But it’s not just the combat scenes that are so well produced. Every part of this movie builds up a sequence of events where it is very clear how and why Doss had the beliefs that he had and why he stuck to them as strongly as he did. This recalls Gibson’s other often forgotten directorial work in the softer Man Without a Face. He gets some of the best performances of their careers from Andrew Garfield and Sam Worthington, but everyone here really came to work, especially supporting actors Vince Vaughn and Hugo Weaving. I honestly didn’t think that Worthington was up to this level of performance, but I was wrong. One of the genius moves with Gibson as a director is his ability to show a scene with little to no dialogue and yet have the characters communicate what would be paragraphs of text and emotion in lesser films. No one was wasted in this movie and no one showed up to set just to collect a paycheck. This is solid work all around, with some very long takes and truly breathtaking cinematography
Finally, I need to comment on the real life Desmond Doss, who is the real center of this movie. Andrew Garfield said that Doss, who died in 2006, was “a wonderful symbol of embodying the idea of live and let live no matter what your ideology is, no matter what your value system is, just to allow other people to be who they are and allow yourself to be who you are.” Hero doesn’t even begin to describe Desmond Doss, a man of simple grace and intense belief who never ever backed down from what he believed was right and who, in the end, won a Congressional Medal of Honor for bravery without ever even holding a weapon.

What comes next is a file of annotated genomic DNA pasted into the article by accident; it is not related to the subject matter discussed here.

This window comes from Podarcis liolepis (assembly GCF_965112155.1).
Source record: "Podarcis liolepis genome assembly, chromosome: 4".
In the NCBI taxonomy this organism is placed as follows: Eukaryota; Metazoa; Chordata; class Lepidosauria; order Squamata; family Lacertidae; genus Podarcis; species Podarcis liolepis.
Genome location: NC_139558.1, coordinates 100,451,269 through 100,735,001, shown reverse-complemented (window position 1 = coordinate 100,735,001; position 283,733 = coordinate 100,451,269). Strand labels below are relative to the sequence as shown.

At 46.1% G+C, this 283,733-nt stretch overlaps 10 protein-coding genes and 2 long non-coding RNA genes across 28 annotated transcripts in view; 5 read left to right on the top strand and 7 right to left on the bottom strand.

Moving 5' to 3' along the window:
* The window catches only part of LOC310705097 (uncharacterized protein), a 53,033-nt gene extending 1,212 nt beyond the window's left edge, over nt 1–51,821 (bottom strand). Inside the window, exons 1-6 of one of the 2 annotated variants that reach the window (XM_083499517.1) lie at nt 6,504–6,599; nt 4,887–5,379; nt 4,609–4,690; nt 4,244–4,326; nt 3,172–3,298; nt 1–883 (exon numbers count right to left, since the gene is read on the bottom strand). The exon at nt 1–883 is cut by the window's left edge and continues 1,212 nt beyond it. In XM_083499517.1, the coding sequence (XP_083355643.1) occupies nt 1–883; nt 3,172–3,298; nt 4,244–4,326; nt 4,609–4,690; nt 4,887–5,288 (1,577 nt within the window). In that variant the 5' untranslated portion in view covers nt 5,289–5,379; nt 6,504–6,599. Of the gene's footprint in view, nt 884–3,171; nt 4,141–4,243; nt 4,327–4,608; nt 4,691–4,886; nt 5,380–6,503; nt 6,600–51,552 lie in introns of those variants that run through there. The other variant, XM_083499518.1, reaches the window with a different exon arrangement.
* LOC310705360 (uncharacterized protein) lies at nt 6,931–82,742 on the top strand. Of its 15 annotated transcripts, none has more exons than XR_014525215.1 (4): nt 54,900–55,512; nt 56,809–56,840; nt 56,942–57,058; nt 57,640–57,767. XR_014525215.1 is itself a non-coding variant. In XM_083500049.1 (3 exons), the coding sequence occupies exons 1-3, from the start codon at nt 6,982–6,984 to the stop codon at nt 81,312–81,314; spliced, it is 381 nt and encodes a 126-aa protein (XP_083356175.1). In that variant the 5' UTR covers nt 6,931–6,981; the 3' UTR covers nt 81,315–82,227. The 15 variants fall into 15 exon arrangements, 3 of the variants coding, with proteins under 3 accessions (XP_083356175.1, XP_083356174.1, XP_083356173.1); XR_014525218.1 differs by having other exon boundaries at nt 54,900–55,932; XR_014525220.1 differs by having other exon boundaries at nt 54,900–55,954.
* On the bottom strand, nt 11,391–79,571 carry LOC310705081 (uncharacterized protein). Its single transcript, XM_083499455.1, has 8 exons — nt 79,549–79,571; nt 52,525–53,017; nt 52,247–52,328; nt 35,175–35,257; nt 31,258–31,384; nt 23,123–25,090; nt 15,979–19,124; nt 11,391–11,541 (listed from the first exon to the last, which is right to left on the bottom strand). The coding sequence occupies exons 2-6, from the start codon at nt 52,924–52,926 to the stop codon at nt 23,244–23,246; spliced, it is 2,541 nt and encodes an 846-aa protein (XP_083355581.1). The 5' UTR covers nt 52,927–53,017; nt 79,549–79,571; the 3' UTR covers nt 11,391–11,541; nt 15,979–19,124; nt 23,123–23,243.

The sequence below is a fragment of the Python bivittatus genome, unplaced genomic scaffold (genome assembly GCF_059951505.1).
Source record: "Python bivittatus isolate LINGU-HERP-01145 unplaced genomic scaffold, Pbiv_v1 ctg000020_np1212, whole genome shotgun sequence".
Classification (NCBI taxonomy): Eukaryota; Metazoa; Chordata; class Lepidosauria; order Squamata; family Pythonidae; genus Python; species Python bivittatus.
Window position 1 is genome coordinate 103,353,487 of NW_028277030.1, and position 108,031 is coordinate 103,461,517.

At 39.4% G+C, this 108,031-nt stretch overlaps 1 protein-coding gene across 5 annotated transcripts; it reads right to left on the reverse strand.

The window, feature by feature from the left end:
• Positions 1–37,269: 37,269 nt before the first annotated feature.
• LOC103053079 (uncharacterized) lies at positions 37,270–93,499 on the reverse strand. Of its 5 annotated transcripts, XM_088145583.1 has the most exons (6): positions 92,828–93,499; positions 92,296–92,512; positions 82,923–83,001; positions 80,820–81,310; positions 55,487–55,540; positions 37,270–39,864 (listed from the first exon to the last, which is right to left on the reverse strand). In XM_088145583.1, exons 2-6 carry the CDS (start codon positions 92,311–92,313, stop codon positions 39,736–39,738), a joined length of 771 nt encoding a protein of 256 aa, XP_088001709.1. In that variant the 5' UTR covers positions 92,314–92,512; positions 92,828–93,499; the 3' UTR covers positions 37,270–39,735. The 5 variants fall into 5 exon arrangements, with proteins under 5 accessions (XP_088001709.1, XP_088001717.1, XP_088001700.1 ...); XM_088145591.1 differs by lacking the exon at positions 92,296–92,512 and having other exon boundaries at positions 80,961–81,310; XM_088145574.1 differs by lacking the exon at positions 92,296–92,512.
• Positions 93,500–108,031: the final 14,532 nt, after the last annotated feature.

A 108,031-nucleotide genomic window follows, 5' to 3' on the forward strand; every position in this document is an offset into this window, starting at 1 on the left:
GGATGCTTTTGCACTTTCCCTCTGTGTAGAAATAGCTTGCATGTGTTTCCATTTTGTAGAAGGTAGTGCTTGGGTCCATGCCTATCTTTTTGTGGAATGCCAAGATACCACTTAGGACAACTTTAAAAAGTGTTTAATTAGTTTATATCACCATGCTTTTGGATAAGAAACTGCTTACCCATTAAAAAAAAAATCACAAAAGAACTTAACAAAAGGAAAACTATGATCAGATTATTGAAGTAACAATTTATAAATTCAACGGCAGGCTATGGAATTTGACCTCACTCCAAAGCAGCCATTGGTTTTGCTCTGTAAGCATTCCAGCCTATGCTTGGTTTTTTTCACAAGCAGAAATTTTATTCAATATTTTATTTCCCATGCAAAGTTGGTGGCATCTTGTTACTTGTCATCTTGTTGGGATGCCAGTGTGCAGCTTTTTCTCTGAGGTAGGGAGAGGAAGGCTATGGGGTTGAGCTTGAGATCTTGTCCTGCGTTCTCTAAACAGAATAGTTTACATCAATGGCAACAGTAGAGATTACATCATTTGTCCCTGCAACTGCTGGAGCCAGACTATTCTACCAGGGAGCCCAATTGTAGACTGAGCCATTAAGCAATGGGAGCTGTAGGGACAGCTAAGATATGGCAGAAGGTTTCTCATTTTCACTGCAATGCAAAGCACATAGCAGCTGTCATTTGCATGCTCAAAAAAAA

This movie uses an intense level of violence to tell a story about the power of belief and pacifism, about going against the grain and defying what almost every single person in your life is telling you to do. Beyond that, it’s not just bucking the system or being who you are that is the central focus of this movie, it’s that there is no greater power than the power of belief and what we can do because of it.
We all know how belief, especially religious belief, can bring out the very worst in people. I’ve talked extensively about that on my channel. Yet do we really look often enough at how it can also bring out the very best in us? I don’t think we do. I think it’s far too easy for us to degrade and denigrate other people when they don’t share our own beliefs. What do tolerance and understanding mean? What kind of power do we grant others when we really let them believe as they want to and let them get on with their lives? Well, in the case of Doss, it resulted in a feat of unmatched bravery and truly, a kind of miracle. There were 75 combat veterans who lived because of what Doss believed and what he did. That is a powerful statement and I don’t think this movie could have done a better job of making it. According to Deadline.com, is received a 10-minute standing ovation at its premiere at the 73rd Venice Film Festival and I totally believe that.
This movie gets an unequivocal rating of Sheer Awesomeness from me. I cannot recommend more highly that you see this movie and see it on the big screen where it deserves to be seen. I can almost guarantee you won’t regret it, but you let me know in the comments what you think. I’d love to hear from you and know what you get from this.
Thank you for watching.